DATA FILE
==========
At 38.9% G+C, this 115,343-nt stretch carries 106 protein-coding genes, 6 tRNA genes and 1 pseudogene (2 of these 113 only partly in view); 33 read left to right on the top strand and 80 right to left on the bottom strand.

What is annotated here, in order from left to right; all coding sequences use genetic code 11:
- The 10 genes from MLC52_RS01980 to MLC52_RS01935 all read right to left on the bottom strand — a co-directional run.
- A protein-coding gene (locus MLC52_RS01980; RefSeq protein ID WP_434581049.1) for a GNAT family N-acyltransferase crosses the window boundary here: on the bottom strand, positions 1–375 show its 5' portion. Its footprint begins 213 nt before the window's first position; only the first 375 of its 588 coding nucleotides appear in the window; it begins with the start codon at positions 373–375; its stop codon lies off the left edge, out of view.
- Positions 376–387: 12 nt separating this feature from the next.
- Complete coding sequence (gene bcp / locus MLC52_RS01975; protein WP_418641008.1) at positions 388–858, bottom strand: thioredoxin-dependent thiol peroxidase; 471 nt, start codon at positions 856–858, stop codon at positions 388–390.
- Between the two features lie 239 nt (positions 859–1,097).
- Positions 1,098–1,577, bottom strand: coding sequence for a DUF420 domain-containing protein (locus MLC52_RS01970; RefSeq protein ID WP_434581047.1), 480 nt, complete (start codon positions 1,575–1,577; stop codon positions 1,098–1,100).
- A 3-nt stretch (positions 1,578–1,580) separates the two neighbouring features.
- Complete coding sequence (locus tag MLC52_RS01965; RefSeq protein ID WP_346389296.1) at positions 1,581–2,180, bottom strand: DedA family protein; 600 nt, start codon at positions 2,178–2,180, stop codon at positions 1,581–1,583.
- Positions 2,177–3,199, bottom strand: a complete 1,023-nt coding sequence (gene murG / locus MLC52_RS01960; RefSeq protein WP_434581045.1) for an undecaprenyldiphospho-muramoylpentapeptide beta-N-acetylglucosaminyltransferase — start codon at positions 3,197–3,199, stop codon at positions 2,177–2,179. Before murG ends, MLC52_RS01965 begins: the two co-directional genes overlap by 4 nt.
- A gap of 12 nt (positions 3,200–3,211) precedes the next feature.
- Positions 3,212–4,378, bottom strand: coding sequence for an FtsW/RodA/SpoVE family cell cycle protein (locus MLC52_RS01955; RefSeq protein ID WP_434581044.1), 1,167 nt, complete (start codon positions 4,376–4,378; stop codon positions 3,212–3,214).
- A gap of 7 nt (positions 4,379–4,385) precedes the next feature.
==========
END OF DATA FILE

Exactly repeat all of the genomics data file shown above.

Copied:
At 38.9% G+C, this 115,343-nt stretch carries 106 protein-coding genes, 6 tRNA genes and 1 pseudogene (2 of these 113 only partly in view); 33 read left to right on the top strand and 80 right to left on the bottom strand.

What is annotated here, in order from left to right; all coding sequences use genetic code 11:
- The 10 genes from MLC52_RS01980 to MLC52_RS01935 all read right to left on the bottom strand — a co-directional run.
- A protein-coding gene (locus MLC52_RS01980; RefSeq protein ID WP_434581049.1) for a GNAT family N-acyltransferase crosses the window boundary here: on the bottom strand, positions 1–375 show its 5' portion. Its footprint begins 213 nt before the window's first position; only the first 375 of its 588 coding nucleotides appear in the window; it begins with the start codon at positions 373–375; its stop codon lies off the left edge, out of view.
- Positions 376–387: 12 nt separating this feature from the next.
- Complete coding sequence (gene bcp / locus MLC52_RS01975; protein WP_418641008.1) at positions 388–858, bottom strand: thioredoxin-dependent thiol peroxidase; 471 nt, start codon at positions 856–858, stop codon at positions 388–390.
- Between the two features lie 239 nt (positions 859–1,097).
- Positions 1,098–1,577, bottom strand: coding sequence for a DUF420 domain-containing protein (locus MLC52_RS01970; RefSeq protein ID WP_434581047.1), 480 nt, complete (start codon positions 1,575–1,577; stop codon positions 1,098–1,100).
- A 3-nt stretch (positions 1,578–1,580) separates the two neighbouring features.
- Complete coding sequence (locus tag MLC52_RS01965; RefSeq protein ID WP_346389296.1) at positions 1,581–2,180, bottom strand: DedA family protein; 600 nt, start codon at positions 2,178–2,180, stop codon at positions 1,581–1,583.
- Positions 2,177–3,199, bottom strand: a complete 1,023-nt coding sequence (gene murG / locus MLC52_RS01960; RefSeq protein WP_434581045.1) for an undecaprenyldiphospho-muramoylpentapeptide beta-N-acetylglucosaminyltransferase — start codon at positions 3,197–3,199, stop codon at positions 2,177–2,179. Before murG ends, MLC52_RS01965 begins: the two co-directional genes overlap by 4 nt.
- A gap of 12 nt (positions 3,200–3,211) precedes the next feature.
- Positions 3,212–4,378, bottom strand: coding sequence for an FtsW/RodA/SpoVE family cell cycle protein (locus MLC52_RS01955; RefSeq protein ID WP_434581044.1), 1,167 nt, complete (start codon positions 4,376–4,378; stop codon positions 3,212–3,214).
- A gap of 7 nt (positions 4,379–4,385) precedes the next feature.